May 29, 2015: A Date Nigerians Keep With Destiny. By Adedayo Osho

Days countdown to the fall of rulership by PDP, a party which steers the wheel of affairs in Nigeria since the rebirth of democracy in 1999.

I watch with glee the shift to limbo, if not extinction of that once great party. One lesson learnt by the victim is that in democracy “Power reside with the people” and as such they remain the custodian of arsenal to fire any under-performing or non-performing government. To the incoming, an average Nigerian electorate is already enlightened about the parameters to justify if a serving government live up to its traditional role or not. Buhari is free to repeat Jonathan’s mistake if he so wish.

As we anticipate the swearing in of Gen. Muhammadu Buhari, the president elect, I urge us to be wary of Fifth columnists. Their role in postponement of the earlier scheduled February 14 Presidential election is still fresh on mind. Regardless, the hand over date remain sacrosanct.

Any discerning mind should be able to read the sign of the time. On the part of the incoming, it appears these countdown days is too slow. On the contrary, it is just too fast to the incumbent power holders. In Africa, leaders are only theoretically committed to democratic ethos, their urge for power and thirst to retain same is second to none elsewhere.

Fast forward to Buhari’s Nigeria, the striving poor cannot afford to wallow in another four years of poverty. Failure to provide basic amenities have seen the rise in rural-urban migration. To an educated rural dweller, the Nigerian state is nothing but a nuisance to be avoided.

Chasing their dreams, artisans and small and medium entrepreneurs are bereft of steady electricity for operation. It is illustrative to note that the incumbent government met 2600 Megawatt, it struggled to achieve 4000MW, alas, power generation has slumped to 1327MW, the lowest and worst since 4th Republic beginning. We expect speedy upgrade of electricity. Each distribution company should be given a run for their money.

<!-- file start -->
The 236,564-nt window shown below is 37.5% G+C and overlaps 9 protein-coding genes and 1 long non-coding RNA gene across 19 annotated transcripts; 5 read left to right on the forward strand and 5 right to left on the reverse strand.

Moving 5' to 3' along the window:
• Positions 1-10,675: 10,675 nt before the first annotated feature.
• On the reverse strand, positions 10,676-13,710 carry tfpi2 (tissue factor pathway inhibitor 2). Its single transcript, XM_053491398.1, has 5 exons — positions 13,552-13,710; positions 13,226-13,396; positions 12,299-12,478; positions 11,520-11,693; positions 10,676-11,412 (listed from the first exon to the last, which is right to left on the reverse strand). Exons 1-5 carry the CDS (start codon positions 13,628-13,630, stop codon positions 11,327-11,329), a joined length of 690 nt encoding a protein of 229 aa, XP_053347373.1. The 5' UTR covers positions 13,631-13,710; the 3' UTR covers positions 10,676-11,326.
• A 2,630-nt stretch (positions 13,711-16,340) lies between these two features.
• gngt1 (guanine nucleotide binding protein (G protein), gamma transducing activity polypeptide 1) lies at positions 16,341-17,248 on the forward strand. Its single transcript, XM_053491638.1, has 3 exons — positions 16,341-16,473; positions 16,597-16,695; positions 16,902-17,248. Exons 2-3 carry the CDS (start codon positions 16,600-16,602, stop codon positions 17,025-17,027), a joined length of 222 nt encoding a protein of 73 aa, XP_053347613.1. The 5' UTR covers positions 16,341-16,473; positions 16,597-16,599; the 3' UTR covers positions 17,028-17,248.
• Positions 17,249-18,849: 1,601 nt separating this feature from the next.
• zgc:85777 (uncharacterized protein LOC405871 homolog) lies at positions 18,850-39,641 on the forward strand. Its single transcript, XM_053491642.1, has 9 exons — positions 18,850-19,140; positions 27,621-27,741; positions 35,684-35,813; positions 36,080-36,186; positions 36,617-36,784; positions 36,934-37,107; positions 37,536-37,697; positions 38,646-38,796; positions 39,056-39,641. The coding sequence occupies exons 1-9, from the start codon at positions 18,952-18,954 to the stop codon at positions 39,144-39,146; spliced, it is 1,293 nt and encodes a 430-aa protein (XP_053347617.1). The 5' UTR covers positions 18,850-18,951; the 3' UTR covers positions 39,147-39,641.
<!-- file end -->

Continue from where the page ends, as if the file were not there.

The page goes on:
Since it is glaringly obvious to even the blind, that corruption has reached its seemingly Olympian height and has defiled all curative therapy. It is imperative we deal with its root cause.  In Nigeria, the common man pays for the sin of a rich man.

I indicated in a 2014 piece that “With corruption effectively out of the way, Nigeria will catch up with the rest of the world and even leave some developed economies behind.” However, the potential to achieve this lies with having men of integrity at the helm of affairs. Those who perceive of stealing as not synonymous to corruption should have their brain examined.

My critique on Ethiopia reveals that with exception of the years of the great Emperor Haile Selassie, himself a man with chequered history, yet, his name can be found in African leaders Hall of Fame, the economic boom and recently, emergence of middle class families albeit immigration is not a product of election. Rather, change in the 2nd most populous African country was engineered by its dedicated revolutionary leaders, majority of whom are already aware of sufferings of their citizens and are ready to ameliorate it to the bearest minimum.

Despite the reality adduced to huge debt incurred, stipend or non-availabilty of funds in the national treasury and the failure of about 18 out of 36 states of the federation to fulfil wage obligation to workers, all of these to be inherited by incoming government{s}, the man whom the bulk will stop at his table, Buhari and his team should devise alternative medium to generate funds and vigorously pursue electoral promises. A sound note of warning should the passed across that Nigerians will not welcome irrelevant excuses. The first one year will serve as a yardstick to measure the intention of APC for the country.

With premium placed on youth and women welfare, intervention in the needs of people living with disability, pensioners and the aged. If implemented within earliest time on assumption, the masses will rally round the government.

If you belong to one of the hues which peddle false information about poverty and unemployment reduction, why not embark on an itinerary to our villages and observe social life? On listening to ordeal of many unemployed graduates, one wonder if truly here is where you can find one of earth’s purest crude oil, much availability of limestone and largest deposit of bitumen, second after bilingual Canada. On job creation, Nigeria need more of our own Aliko Dangote, Strive Masiyiwa or Patrice Motsepe.
The ability to faithfully address issues raised herein is a relief that Change has come indeed. It also have the potential to orchestrate the rebirth of a new Nigeria.

Adedayo Osho is a Political Scientist/Analyst based in Lagos, Nigeria. He writes on his own personal capacity. +2349030589989 {SMS only} On Twitter @Jahpolitical

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